Sunday Worship  

Sunday Service Sheet 18th April 2021


Call:  Jesus says, ‘Come to me, all you who are weary and burdened
and I will give you rest.’  In worship, let us come to the one who offers peace and rest.  Lord God, whose arms are always open to us, we come before you today with hearts and minds open to receive your teaching.  Lead us to understand who you are and what you have done, and what you require of us as witnesses.


Psalms 4


Prayer:  Against the noise of the world we cover our ears; at distressing sights we close our eyes; to confusing thoughts we close our minds; amid the clamour of distress we close our hearts.  Loving God, your ears and eyes are ever open to our needs; help us to worship with open hearts and minds, that we may have open ears and eyes to see the work that you call us to do, and open hands to do it.                         Amen.


Hymn:  When I survey the wondrous cross                StF 287/ R&S 217


Luke picks up our post-resurrection stories in today’s gospel reading.  Cleopas plus one had encountered Jesus on the way to Emmaus and they have hurried back to Jerusalem to tell the disciples what happened.  A hungry Jesus then appears to a group of people and ‘opens their minds to understand the scriptures’.


Those involved in any kind of preaching or teaching the Christian faith would love to have the ability to help people open their minds.  What stops us from understanding?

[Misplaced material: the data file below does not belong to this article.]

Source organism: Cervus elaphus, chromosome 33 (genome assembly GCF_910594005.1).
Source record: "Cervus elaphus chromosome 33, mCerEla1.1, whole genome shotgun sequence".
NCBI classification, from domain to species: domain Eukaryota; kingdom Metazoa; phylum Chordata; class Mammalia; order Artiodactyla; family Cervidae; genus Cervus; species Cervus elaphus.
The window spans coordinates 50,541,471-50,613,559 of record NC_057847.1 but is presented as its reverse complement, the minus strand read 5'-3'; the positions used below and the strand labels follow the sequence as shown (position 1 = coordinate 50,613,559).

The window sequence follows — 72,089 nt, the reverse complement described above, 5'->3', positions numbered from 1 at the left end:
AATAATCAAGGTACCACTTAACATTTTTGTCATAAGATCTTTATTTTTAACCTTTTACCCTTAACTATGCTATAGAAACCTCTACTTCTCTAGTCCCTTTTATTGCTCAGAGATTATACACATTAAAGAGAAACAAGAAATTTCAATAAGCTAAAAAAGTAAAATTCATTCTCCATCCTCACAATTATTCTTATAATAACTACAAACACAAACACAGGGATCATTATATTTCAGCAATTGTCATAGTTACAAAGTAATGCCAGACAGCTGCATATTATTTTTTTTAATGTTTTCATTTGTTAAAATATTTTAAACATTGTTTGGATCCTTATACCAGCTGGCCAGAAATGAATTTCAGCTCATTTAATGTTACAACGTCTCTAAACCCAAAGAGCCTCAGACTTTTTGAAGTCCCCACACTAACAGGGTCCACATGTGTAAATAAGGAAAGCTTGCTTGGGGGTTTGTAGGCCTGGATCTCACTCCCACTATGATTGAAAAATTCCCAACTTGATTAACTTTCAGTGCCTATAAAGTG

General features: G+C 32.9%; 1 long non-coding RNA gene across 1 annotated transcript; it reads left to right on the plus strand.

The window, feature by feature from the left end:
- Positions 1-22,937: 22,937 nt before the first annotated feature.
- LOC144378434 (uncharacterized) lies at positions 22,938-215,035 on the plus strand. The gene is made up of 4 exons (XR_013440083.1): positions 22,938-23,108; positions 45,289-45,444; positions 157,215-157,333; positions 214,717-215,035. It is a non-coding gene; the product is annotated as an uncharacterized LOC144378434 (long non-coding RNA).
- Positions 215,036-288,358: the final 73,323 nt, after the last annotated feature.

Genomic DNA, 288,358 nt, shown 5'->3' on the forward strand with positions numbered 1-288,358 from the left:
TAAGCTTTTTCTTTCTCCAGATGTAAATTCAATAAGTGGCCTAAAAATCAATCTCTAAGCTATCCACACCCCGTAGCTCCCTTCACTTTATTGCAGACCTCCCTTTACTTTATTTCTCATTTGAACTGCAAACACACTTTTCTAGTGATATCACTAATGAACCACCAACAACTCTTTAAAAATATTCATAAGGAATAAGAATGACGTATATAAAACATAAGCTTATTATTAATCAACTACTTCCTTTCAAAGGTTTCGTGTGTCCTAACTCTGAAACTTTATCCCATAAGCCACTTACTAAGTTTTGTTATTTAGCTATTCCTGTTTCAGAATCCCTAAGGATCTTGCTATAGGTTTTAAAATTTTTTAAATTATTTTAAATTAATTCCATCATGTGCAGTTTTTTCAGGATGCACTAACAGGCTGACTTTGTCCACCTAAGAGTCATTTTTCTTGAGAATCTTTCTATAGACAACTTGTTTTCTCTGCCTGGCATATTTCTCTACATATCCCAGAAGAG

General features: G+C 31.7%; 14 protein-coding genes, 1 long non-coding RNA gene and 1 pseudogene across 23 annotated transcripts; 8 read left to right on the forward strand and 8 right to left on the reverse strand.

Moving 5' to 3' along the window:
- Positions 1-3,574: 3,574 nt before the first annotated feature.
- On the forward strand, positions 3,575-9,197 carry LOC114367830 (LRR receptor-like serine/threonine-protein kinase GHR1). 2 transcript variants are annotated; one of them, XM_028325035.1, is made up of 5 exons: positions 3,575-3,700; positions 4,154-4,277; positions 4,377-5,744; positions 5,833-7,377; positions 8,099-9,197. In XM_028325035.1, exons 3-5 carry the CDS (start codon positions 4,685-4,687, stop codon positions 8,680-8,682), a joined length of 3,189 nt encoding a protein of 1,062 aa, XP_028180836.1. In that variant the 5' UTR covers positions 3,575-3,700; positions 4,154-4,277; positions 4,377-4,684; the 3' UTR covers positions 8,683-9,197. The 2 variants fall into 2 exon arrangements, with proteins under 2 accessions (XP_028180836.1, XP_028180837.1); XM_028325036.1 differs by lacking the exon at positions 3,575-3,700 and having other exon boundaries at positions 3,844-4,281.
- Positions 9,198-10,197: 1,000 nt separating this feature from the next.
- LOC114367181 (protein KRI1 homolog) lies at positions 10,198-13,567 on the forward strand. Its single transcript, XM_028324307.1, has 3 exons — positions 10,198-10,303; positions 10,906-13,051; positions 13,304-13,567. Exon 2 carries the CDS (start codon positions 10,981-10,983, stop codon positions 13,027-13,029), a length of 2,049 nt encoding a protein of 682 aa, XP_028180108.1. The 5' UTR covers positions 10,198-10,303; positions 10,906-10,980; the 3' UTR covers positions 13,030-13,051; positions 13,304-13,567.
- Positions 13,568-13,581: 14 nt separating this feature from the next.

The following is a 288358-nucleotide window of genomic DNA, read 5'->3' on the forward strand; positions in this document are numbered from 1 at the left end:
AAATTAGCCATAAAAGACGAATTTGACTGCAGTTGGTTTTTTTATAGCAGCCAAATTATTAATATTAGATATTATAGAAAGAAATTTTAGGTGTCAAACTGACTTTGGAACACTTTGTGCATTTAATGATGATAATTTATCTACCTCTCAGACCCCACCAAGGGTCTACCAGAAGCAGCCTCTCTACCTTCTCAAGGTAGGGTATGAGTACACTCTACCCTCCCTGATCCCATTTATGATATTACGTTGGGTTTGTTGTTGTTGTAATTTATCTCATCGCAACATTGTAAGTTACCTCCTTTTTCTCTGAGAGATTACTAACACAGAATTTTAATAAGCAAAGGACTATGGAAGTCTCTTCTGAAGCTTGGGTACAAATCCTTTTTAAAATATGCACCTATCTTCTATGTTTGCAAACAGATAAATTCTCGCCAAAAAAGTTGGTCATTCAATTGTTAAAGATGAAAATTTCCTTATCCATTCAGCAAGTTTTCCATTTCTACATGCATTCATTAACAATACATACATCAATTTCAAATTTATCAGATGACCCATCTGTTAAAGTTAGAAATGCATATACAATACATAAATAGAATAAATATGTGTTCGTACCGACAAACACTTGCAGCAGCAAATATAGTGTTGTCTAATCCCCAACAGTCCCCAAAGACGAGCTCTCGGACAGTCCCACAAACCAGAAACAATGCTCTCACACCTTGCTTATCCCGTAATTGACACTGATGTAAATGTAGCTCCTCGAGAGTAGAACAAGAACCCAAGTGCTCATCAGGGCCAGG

Peter speaks to the people meeting in Solomon’s Portico (Acts 3:11 – 26) of their ignorance of God’s presence in Jesus.  He cites how God fulfils what the foretold in scripture.  It was all there for all to see and yet people ignored the message and Peter’s warning is that continuing to do so will result in being ‘utterly rooted out of the people.’


The warning about false teaching is referred to in John first letter (1 John 3:1 – 7) Perhaps written in 100 AD to a faithful discipleship under pressure, he encourages the followers not to forget that Jesus was God’s commissioned agent or Son, the Messiah and that he was a human being.  God became flesh and lived among us.

Prayers:  Lord, who understands our every need, we adore you for stilling our turmoil, for being the calm in the storm, our anchor in the deep, and the safe port awaiting us always.

God, we confess that when distress comes knocking at our door, all that we have learned and should know goes flying out of the window.  Our minds in disarray, we fail to turn to trusted sources of help.  Forgive us for forgetting how to seek you.  We forget your sustaining Word in Scripture, your presence when we turn to you in prayer, the calm that is to be found when we seek you in community.  We are sorry for turning in on ourselves, our minds going round in circles.  Come, risen Lord, break the cycle of our despair.

Our understanding is dark, clouded by dismay, fearful and lacking in faith, yet we know that you will understand, Lord.  Shine your light on us